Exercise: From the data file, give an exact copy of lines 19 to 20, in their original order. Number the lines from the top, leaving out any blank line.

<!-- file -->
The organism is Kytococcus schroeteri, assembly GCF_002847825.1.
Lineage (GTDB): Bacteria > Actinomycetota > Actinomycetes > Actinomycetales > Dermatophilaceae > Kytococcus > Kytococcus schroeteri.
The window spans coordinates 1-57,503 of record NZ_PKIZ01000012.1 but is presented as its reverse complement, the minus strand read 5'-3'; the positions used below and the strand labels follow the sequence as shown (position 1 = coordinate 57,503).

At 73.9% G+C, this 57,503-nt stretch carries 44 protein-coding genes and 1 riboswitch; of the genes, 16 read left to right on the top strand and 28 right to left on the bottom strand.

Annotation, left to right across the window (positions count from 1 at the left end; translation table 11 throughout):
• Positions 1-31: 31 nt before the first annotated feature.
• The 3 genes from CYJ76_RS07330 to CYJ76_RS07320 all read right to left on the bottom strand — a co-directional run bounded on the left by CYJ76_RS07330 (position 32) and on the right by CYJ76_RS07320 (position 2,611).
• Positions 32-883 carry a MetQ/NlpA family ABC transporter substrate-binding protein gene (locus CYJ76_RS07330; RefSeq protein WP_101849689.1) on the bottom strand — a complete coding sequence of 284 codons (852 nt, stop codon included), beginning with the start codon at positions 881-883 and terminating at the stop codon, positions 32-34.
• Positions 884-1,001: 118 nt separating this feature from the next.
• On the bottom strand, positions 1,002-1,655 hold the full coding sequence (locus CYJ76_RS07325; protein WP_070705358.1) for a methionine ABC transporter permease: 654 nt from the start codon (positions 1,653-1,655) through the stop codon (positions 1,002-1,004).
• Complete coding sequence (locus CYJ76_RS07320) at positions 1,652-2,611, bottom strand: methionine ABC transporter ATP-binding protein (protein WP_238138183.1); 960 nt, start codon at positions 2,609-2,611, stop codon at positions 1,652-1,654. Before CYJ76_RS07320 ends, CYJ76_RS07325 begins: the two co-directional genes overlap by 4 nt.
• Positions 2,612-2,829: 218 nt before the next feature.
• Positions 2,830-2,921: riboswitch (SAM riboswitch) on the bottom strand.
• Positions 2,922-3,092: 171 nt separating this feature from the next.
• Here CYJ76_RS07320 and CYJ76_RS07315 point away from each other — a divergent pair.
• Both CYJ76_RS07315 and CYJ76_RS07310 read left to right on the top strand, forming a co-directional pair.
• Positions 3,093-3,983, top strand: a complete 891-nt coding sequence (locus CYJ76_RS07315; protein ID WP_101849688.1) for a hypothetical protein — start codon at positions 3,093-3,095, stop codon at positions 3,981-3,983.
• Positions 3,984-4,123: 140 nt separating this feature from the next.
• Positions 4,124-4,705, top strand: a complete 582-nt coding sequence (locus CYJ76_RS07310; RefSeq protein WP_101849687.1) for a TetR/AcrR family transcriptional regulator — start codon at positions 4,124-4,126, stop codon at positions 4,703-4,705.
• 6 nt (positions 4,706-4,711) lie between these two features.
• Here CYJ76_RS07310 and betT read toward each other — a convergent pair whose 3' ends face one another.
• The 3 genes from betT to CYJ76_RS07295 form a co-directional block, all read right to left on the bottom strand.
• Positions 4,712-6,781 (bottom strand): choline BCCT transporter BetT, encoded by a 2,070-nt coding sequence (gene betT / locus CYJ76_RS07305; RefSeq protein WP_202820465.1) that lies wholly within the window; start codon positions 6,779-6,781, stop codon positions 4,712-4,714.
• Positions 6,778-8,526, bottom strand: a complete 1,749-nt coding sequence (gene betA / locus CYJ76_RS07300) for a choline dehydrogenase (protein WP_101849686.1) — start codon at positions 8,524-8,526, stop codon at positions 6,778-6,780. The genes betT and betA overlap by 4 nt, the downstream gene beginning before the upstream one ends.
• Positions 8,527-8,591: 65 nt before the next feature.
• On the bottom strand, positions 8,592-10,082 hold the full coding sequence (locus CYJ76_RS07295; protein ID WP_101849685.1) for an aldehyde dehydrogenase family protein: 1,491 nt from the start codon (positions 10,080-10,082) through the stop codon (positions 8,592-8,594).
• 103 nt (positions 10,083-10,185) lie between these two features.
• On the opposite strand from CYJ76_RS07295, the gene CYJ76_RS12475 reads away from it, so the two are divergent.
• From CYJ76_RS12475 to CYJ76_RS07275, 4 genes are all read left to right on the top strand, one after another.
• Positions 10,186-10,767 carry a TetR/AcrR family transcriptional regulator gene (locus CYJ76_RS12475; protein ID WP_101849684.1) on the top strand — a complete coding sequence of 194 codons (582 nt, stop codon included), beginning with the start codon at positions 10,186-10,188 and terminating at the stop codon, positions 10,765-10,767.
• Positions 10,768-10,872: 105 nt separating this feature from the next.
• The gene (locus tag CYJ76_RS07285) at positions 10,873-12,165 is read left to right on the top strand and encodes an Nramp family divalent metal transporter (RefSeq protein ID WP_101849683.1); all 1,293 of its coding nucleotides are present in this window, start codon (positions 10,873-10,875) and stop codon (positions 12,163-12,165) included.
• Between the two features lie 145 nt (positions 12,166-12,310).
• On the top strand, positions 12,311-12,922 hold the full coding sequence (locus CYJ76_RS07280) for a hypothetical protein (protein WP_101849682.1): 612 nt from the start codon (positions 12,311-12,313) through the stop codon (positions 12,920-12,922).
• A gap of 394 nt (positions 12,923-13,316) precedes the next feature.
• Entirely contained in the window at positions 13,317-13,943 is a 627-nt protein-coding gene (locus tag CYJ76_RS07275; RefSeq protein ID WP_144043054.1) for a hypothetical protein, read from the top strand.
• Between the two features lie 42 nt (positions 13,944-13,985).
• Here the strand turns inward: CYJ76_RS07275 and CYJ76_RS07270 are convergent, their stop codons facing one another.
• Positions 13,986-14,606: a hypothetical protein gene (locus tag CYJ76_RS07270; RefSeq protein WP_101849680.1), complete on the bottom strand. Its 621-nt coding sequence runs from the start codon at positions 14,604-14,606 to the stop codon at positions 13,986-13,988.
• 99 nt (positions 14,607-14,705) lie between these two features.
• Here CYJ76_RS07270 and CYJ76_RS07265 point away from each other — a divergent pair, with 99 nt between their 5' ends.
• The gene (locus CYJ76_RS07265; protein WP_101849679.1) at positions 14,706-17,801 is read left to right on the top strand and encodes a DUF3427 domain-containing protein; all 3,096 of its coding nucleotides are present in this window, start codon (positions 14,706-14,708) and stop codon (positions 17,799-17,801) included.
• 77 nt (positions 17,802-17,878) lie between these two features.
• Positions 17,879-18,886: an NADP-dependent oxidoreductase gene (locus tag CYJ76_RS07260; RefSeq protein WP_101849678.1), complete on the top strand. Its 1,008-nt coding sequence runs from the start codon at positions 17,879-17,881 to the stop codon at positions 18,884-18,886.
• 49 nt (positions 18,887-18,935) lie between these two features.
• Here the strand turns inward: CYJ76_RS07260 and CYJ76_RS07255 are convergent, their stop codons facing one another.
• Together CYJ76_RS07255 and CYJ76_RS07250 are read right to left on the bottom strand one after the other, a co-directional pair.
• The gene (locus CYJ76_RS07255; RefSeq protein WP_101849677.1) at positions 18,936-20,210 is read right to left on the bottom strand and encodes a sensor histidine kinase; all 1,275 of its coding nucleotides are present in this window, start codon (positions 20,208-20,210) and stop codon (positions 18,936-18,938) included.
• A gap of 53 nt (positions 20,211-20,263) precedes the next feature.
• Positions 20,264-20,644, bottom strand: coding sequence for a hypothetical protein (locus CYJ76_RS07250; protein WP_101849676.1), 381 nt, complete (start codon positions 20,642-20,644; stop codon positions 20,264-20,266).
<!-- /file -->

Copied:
• Positions 4,124-4,705, top strand: a complete 582-nt coding sequence (locus CYJ76_RS07310; RefSeq protein WP_101849687.1) for a TetR/AcrR family transcriptional regulator — start codon at positions 4,124-4,126, stop codon at positions 4,703-4,705.
• 6 nt (positions 4,706-4,711) lie between these two features.